No Match Found
Family businesses in New Zealand have shown huge resilience over recent years and remain an integral part of the economy. However, factors such as demographic changes, the evolution of technology, and environmental considerations are changing the business landscape, and family businesses need to adapt and transform in order to remain relevant and resilient. We surveyed 52 key decision-makers in family businesses across New Zealand to understand what their current priorities are and what they’re planning for in the future.
Only 35% of business leaders surveyed said they will focus on improving their digital capability over the next two years, while 17% said they are actively working on reducing their carbon footprint. To ensure that long-term resilience is built into their governance, business operations, and reputational decision making, family businesses need to look at the risks to their business and develop strategies that take into account changing legislation, technology evolution and new ways of working. Family businesses must step up their game by clearly demonstrating their efforts in areas that are important across generations - for example; their purpose and meaning, their investment in sustainable business practices, their focus on creating an inclusive workplace or their investment in new technologies - to build resilience and secure their legacy.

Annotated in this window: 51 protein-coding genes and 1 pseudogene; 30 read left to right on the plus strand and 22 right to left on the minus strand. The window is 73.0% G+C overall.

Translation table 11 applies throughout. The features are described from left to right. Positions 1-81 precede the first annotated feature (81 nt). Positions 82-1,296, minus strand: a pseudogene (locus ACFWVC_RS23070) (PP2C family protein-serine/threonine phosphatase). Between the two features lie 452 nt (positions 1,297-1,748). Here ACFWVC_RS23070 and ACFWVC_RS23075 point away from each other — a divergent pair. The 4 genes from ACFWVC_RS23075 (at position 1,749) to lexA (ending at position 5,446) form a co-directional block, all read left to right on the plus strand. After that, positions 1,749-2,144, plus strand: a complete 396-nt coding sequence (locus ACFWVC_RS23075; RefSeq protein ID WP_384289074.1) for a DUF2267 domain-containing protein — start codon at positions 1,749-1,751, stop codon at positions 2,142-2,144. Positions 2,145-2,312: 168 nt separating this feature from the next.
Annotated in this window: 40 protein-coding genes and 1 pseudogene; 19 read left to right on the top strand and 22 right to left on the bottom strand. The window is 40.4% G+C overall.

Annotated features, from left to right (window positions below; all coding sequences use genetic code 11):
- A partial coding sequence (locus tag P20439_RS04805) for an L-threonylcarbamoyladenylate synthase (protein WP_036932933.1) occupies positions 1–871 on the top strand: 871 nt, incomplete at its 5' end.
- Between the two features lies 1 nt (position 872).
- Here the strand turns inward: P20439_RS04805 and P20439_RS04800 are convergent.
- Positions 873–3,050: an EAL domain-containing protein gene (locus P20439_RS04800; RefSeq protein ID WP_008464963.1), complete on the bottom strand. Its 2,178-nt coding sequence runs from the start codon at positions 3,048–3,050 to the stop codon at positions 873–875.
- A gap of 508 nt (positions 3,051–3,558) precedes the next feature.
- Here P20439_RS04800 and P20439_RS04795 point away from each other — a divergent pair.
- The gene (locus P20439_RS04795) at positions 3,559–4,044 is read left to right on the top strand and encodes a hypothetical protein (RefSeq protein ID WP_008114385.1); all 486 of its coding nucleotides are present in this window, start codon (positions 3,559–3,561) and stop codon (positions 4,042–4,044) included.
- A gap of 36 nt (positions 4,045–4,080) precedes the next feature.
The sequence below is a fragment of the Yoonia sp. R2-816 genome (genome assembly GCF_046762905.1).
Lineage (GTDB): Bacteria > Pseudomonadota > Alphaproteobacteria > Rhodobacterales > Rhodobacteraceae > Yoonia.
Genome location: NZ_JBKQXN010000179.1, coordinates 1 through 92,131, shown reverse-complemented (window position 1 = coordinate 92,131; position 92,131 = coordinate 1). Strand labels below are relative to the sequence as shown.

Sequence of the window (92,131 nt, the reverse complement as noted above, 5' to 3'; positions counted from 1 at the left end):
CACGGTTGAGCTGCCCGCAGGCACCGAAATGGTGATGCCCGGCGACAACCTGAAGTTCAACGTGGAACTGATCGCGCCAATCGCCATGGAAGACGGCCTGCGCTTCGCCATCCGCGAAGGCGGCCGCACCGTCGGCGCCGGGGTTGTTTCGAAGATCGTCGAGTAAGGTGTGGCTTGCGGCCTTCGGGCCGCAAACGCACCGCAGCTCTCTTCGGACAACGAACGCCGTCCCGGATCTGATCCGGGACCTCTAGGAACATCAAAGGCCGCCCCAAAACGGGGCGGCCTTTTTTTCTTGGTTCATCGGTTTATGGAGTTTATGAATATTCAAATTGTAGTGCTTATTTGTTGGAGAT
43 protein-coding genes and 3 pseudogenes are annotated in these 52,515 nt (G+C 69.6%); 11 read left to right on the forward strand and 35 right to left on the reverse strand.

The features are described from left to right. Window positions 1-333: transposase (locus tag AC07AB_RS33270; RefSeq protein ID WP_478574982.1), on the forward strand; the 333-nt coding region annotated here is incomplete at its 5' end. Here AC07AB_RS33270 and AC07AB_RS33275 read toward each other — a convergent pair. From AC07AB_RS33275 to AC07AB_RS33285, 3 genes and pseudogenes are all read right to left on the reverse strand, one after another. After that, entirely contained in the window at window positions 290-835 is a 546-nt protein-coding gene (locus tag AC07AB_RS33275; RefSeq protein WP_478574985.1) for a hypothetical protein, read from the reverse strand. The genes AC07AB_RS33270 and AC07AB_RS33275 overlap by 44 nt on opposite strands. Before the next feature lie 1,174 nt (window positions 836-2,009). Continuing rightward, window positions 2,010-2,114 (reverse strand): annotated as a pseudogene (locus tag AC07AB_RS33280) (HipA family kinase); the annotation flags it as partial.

Most family businesses in New Zealand will need to transform as they navigate the changing world around them. They must evolve and improve policies and practices, revisit their priorities, and communicate visibly and consistently with diverse stakeholders about the actions they are taking. In this report, we take a look at four important areas - governance, workforce, sustainability and technology - where resilience can be built to ensure family businesses remain competitive.
Despite current market uncertainty, over two thirds of businesses in New Zealand expect to grow over the next two years, and the majority have clear governance and a company purpose in place. However, only 50% believe that they can lead in sustainable business practices, and just 35% will be focussed on improving their digital capability over the next two years.
While the results of the 2023 Family Business Survey were collected before the Auckland Floods and Cyclone Gabrielle, they show that only 35% of family businesses in New Zealand considered themselves advanced or on the way to advancing a clear ESG strategy. While larger businesses, such as banks and insurers are now mandated to disclose their climate strategy, family businesses are yet to make sustainability and climate change a priority as part of their broader ESG approach.
The importance of sustainability and climate change planning and reporting has increased in recent years, with investors, customers, employees and regulators pushing for more transparency and accountability in these areas. This means that businesses, including family businesses, need to take their approach seriously to ensure they are resilient to changing trends and regulation.